Bloods Lake Lackawaxen Lake Trail

excerpted from our book

Salt Lake City's Incredible Hiking and Biking Trails
pages 308-311

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Bloods Lake, Lackawaxen Lake Bloods Lake, Lackawaxen Lake

Bloods Lake, Lackawaxen Lake      Lackawaxen Lake is a beautiful alpine pond that lies just south of Guardsman Pass near the boundary between Salt Lake County and Wasatch County. The small, oddly named lake (apparently named after a river in northeast Pennsylvania) is partially hidden in a depression some 700 feet below the Clayton Peak summit ridge. The trail is only 1.6 miles long, yet, surprisingly, Lackawaxen Lake is not often visited. After the first half-mile the route passes Bloods Lake, a much more popular destination, where the path seems to end, and most people do not realize that there is another even more beautiful lake just a mile away. With a little effort, however, you can find the more primitive trail that continues on past Bloods Lake to Lackawaxen Lake.
      The trail begins on the south side of the Guardsman Pass parking lot and descends gradually for 0.2 mile before turning east Into a the forest of Engelmann spruce and subalpine fir. Soon the descent steepens, and within ten minutes you will arrive on the north shore of Bloods Lake. Bloods is a very pretty lake and a fine destination if you are looking for a very short hike. The 200-yard-diameter lake is partially surrounded with large conifers, and the north shore is an open grassy area-perfect for a picnic. If you are looking for something a little longer, however, you should continue on to Lackawaxen Lake.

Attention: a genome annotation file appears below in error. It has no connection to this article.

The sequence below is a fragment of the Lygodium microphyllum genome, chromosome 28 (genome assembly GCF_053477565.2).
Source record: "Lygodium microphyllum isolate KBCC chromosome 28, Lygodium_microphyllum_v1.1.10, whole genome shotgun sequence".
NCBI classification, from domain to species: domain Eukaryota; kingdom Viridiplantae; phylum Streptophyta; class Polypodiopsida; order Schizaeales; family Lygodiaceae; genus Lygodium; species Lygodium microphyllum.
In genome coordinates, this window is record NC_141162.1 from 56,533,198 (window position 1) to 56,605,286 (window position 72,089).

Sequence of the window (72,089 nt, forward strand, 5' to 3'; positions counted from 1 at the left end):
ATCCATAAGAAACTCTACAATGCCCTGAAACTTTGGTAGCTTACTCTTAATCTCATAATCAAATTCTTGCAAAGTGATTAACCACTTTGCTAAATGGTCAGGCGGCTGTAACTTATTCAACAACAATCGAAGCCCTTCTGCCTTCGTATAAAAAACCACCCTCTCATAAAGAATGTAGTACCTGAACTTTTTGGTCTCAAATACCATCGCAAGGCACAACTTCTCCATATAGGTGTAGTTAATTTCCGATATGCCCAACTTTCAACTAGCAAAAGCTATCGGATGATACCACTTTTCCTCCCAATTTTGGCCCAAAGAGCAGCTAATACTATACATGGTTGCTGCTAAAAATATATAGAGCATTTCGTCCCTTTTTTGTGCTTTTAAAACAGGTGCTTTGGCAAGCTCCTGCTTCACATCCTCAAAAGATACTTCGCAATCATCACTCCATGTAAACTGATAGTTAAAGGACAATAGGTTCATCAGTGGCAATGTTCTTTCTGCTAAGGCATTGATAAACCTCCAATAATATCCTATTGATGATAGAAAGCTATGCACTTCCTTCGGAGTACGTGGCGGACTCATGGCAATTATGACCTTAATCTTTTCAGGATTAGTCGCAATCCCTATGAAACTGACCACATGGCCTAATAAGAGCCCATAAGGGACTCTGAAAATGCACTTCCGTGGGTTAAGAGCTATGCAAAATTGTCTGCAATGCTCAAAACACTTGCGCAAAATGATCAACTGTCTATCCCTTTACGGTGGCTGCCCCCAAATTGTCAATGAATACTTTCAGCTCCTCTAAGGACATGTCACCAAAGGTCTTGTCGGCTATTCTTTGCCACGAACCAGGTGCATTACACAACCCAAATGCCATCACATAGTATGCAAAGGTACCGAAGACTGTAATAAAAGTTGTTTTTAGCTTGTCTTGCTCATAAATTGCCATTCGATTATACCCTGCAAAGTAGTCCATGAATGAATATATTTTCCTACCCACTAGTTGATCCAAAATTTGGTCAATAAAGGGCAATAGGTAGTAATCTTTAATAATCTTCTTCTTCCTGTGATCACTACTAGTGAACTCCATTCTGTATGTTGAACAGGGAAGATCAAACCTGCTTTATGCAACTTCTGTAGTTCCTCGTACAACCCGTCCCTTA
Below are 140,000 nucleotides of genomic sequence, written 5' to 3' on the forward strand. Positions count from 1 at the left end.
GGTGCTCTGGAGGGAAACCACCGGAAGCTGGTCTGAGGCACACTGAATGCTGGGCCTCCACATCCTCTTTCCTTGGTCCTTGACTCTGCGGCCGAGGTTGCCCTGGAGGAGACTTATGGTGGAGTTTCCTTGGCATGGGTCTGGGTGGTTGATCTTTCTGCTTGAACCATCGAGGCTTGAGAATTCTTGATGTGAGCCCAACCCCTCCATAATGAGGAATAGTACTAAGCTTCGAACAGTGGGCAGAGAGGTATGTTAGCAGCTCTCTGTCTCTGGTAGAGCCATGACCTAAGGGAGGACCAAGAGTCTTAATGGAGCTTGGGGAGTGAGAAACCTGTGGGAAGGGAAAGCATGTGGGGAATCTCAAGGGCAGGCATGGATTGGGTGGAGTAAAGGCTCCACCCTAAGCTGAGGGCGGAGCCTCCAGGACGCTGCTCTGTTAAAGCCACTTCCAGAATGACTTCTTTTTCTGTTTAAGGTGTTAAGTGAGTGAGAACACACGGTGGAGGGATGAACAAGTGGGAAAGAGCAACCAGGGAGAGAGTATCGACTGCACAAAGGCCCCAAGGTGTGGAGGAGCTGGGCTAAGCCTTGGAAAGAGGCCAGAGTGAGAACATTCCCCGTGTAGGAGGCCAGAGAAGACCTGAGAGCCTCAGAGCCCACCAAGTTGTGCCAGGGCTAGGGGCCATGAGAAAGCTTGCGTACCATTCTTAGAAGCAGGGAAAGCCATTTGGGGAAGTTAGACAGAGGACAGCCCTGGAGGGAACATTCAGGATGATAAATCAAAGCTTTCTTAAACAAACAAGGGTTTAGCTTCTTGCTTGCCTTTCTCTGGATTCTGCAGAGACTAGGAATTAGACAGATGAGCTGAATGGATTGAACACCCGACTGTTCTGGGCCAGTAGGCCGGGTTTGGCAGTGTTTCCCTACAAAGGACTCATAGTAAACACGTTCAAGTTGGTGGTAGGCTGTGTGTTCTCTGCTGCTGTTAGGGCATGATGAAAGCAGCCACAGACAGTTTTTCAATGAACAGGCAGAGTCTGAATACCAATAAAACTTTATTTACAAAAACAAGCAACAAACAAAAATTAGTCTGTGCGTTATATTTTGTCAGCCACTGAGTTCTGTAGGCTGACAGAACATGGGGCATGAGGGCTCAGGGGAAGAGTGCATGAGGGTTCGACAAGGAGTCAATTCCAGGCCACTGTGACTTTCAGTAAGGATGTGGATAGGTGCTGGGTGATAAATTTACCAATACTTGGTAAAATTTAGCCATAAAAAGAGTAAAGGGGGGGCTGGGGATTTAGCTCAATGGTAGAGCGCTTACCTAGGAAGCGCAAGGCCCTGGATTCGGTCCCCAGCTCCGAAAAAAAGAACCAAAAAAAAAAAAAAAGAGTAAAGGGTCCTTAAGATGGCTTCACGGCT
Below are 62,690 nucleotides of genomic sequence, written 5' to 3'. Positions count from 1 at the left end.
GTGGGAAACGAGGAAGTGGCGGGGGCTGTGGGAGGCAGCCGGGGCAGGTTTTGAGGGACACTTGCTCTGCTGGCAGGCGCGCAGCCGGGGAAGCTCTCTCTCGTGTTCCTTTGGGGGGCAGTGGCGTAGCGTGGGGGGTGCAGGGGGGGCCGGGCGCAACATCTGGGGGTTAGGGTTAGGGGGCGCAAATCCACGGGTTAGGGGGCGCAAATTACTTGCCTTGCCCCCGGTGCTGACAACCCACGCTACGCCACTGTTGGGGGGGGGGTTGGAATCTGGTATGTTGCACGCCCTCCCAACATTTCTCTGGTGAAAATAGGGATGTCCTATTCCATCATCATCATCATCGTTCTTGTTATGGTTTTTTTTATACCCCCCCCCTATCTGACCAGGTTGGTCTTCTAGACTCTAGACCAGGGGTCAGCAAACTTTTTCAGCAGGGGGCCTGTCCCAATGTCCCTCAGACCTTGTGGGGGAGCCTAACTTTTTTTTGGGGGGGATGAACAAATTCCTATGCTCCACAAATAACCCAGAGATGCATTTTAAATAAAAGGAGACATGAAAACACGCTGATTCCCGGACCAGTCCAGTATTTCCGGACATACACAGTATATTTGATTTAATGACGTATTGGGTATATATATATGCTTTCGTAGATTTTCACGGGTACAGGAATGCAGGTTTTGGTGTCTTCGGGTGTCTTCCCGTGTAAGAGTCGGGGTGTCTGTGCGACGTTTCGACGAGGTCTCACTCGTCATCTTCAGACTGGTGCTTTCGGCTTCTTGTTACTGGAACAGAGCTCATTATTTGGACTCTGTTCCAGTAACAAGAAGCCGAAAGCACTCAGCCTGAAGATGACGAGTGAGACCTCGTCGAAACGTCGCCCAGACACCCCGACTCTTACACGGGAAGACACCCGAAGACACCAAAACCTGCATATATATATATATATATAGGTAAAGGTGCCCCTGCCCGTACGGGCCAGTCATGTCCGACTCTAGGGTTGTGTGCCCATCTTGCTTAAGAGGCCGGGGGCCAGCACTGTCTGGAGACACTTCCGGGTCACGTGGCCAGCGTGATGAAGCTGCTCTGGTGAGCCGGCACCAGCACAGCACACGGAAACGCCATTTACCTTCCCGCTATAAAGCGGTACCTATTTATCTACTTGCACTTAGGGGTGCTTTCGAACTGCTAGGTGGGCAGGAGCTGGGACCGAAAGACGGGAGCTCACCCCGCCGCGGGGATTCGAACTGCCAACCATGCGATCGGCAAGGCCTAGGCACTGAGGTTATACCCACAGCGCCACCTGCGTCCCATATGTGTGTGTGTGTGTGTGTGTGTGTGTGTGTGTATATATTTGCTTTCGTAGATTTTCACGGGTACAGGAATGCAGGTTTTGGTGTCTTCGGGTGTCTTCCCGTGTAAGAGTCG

The trail to Lackawaxen Lake begins on the west side of Bloods Lake near the small stream that flows out of the lake. Cross to the south side of the outlet and find a faint trail that starts switchbacking up the slope in a south-southeast direction. There are actually several faint trails that go up the slope, but they all eventually converge. If you donít see a trail just head up the slope in a south-southeast direction away from the lake. (It might help if you have a compass.) After you have climbed about 100 feet higher than the lake you will see an old line of telephone poles running in a southwest direction. The trail runs below the telephone poles.
      The path follows the telephone poles in a southwesterly direction for 0.5 mile before arriving at a meadow below the Clayton Peak summit ridge; it then turns south and continues along the foot of the ridge. Shortly after turning you will see another trail that branches off to the west and climbs to the crest of the ridge to meet the Clayton Peak Trail (see page 313). Bear left at this junction and continue south along the foot of the ridge. After 0.2 mile the path enters another meadow where it turns southeast for the last 0.2 mile to Lackawaxen Lake; you may notice an old water pipe buried under the trail in this area.
      Just before reaching the lake the trail seems to briefly disappear in a short boulder field. Continue straight through the boulder field and within a minute or two you will see the lake glinting out through the trees. Lackawaxen Lake is slightly smaller than Bloods Lake, but perhaps even more beautiful. Best of all, you are likely to have it all to yourself. What a beautiful spot to enjoy an hour of blissful solitude!

Note to web developers: You may copy this material onto your site, but in return please include a link to my home page www.utahtrails.com. Thank you, David Day (utahdavidday at gmail.com)

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